This folktale is found in multiple collections all over the world. It has a Somalian version, a popular Greek version (King Midas), a Korean one and several others. Within India, it is found in almost every language. This author heard it from her father who located it in Tamil Nadu and the story has been accordingly adapted to suit local tastes and conditions.
Once upon a time, there lived a king. He was a fine king who ruled well and made his subjects happy. Yet, he was unhappy because he had a curious problem… he had the ears of an ass! He was very ashamed of his secret and kept the ears hidden inside his turban.
The only one who knew about it was his barber and he had been sworn into secrecy. The barber knew better than to disobey the king’s orders and so he never spoke about this to anyone but as the years went by, the secret ate away at him. It grew inside his tummy and soon, the barber’s stomach grew so big that it threatened to burst under the weight of the secret.
Unable to bear this predicament, the barber ran into the jungle and decided to tell his secret to the wild trees and flowing rivers. They would not repeat this to anyone he thought and so he stood deep inside the forest where even the wind could not enter and blurted it out. “The king has ass ears”. Having said this once, a wave of relief washed over the barber and he could not stop himself for saying this over and over and over again. Finally the secret having been thrown into the deep abyss of the dark forest, the barber made his way back home.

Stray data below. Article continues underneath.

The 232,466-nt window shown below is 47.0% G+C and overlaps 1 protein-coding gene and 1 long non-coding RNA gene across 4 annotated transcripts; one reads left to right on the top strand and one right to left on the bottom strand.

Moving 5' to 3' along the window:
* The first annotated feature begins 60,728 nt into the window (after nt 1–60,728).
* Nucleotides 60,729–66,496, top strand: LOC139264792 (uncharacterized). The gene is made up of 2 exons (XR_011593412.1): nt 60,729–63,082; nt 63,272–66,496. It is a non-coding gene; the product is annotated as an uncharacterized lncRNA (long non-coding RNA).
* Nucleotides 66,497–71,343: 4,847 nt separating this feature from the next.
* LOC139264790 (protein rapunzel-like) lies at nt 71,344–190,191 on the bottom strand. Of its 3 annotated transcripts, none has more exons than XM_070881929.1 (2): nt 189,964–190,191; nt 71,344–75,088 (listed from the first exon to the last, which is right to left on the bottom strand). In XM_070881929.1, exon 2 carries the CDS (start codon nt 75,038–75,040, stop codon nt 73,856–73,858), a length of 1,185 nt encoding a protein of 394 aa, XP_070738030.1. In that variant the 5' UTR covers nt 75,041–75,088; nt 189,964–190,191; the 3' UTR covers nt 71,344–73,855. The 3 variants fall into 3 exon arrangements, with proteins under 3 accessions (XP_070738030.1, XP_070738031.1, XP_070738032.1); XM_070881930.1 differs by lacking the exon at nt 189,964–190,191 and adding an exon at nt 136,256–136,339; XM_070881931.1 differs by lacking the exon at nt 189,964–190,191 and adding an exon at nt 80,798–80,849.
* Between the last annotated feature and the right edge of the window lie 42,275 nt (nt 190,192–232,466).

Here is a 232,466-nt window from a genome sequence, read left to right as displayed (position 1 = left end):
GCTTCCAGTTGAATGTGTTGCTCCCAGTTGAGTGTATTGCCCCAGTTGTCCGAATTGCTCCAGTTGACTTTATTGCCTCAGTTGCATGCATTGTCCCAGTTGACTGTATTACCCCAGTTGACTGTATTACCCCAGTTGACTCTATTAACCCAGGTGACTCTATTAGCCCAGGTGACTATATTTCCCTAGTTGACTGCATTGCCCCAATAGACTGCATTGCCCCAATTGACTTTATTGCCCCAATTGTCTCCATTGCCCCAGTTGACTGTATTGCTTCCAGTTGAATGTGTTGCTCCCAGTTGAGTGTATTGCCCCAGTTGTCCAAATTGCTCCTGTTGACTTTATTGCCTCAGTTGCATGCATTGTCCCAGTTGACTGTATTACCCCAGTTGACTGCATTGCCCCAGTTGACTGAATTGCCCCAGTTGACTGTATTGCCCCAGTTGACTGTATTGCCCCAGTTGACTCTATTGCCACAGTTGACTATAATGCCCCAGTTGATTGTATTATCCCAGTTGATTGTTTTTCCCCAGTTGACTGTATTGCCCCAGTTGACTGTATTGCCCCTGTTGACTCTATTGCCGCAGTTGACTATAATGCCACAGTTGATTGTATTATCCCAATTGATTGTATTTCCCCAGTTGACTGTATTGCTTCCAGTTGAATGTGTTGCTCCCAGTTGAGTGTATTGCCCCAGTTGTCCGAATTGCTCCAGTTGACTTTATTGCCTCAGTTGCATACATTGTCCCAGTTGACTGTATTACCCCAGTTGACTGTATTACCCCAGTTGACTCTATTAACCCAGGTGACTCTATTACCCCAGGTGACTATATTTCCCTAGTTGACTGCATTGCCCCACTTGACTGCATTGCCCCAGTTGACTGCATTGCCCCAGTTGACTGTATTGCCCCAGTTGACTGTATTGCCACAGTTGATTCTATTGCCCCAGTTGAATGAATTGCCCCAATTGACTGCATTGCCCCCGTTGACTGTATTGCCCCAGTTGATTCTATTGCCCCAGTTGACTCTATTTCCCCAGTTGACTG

However, what the poor barber had failed to see was that there was a pigeon that had perched itself on the tree, below which he had stood shouting out the secret. The pigeon had been gorging itself on the fruits of the tree. Once the barber left, the pigeon flew away and as he flew he shat out the seed of the fruit that he had eaten. The seed fell on a patch of fertile ground below.
A few years passed. Both the king and his barber grew older. And the seed shat out by the pigeon grew into a huge tree.
One day the king called all the great musicians in his kingdom and from nearby kingdoms and asked them to assemble at his court for a music festival. It was a grand occasion and every musician was thrilled. Among those making their way to the festival was a young percussionist who decided that he needed a new mridangam (a South-Indian percussion instrument). He went out in search of some wood to make the mridangam. As luck would have it, he went to the forest the barber had confided in where he found the perfect tree. Wasting no time he got the wood and crafted a fine mridangam. Of course, the poor man did not know that the tree that was now a part of his mridangam had grown from the seed excreted by the pigeon who had heard the barber’s confession.
Soon came the day of the festival and the young man made his way to the court. When his turn came and he got ready to play, his fingers almost fell off his hand because no sooner had they touched the instrument than out popped what sounded like “The king has ass years”.
Everyone, including the king, froze. The percussionist was shocked! Not able to believe his ears, he tried again, and again rang the same words. Now, all the eyes were on the king. Was this true, people wondered. Or, was it a cruel prank?
Meanwhile, stunned by what he had heard, the percussionist began to play his mridangam in a frenzy, and in no time, the whole court was resonating with the words, “The king has ass ears”. Until the king could take it no more.
He ordered the percussionist to stop playing, got up from his throne and casting a sorrowful eye at his audience, removed his turban. And out popped his secret.
Story collected: Sumathi Sridhar. Based on a folktale narrated by S. Seshan
Image source: King Midas -Painting by Andrea Vaccaro, 1670 CE http://www.ancient.eu/image/21 42/